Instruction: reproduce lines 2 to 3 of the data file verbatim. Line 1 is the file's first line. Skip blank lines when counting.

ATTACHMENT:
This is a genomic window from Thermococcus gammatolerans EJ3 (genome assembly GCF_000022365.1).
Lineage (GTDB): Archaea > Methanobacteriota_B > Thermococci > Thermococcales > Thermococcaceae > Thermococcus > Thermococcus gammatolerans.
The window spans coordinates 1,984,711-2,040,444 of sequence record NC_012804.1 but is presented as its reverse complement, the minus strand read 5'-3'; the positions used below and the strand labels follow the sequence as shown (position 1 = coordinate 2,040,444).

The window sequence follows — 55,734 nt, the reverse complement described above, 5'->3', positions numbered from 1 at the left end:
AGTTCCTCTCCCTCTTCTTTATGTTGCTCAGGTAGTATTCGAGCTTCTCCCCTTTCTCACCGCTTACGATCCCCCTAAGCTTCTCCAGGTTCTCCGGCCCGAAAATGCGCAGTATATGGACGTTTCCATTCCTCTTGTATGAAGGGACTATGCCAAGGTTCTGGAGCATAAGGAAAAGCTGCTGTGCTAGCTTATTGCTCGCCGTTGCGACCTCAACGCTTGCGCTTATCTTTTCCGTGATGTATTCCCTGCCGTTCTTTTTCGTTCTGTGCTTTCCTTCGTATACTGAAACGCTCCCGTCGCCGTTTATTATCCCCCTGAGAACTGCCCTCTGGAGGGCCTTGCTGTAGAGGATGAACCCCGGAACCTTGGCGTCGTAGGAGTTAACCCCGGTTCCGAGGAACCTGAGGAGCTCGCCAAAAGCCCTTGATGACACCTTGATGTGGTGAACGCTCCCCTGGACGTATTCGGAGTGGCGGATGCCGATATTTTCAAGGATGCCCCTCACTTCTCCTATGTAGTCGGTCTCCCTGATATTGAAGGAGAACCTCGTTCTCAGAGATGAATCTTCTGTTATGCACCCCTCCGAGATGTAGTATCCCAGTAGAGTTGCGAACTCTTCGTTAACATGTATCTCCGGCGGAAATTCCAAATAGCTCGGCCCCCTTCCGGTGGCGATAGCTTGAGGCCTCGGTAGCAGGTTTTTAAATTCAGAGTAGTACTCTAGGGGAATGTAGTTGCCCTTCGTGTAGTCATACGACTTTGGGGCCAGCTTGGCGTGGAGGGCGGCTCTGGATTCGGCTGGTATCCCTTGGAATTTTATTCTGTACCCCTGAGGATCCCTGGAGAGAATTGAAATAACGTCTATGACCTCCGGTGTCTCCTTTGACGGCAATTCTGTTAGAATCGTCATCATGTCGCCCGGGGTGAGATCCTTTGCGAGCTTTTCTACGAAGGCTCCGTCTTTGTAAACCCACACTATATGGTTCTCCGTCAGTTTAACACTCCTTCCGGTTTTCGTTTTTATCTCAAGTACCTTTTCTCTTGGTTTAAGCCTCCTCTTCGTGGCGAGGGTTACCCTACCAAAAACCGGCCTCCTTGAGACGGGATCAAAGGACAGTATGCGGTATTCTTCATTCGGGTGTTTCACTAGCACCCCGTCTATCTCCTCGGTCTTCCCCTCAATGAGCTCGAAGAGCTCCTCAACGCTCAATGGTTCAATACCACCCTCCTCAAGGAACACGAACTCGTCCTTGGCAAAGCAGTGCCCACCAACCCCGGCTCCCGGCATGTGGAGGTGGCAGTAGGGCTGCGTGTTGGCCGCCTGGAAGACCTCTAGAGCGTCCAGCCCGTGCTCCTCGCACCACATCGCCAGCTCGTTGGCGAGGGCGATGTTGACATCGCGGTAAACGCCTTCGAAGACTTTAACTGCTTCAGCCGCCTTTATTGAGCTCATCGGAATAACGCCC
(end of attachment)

Lineage (GTDB): Archaea > Methanobacteriota_B > Thermococci > Thermococcales > Thermococcaceae > Thermococcus > Thermococcus gammatolerans.
The window spans coordinates 1,984,711-2,040,444 of sequence record NC_012804.1 but is presented as its reverse complement, the minus strand read 5'-3'; the positions used below and the strand labels follow the sequence as shown (position 1 = coordinate 2,040,444).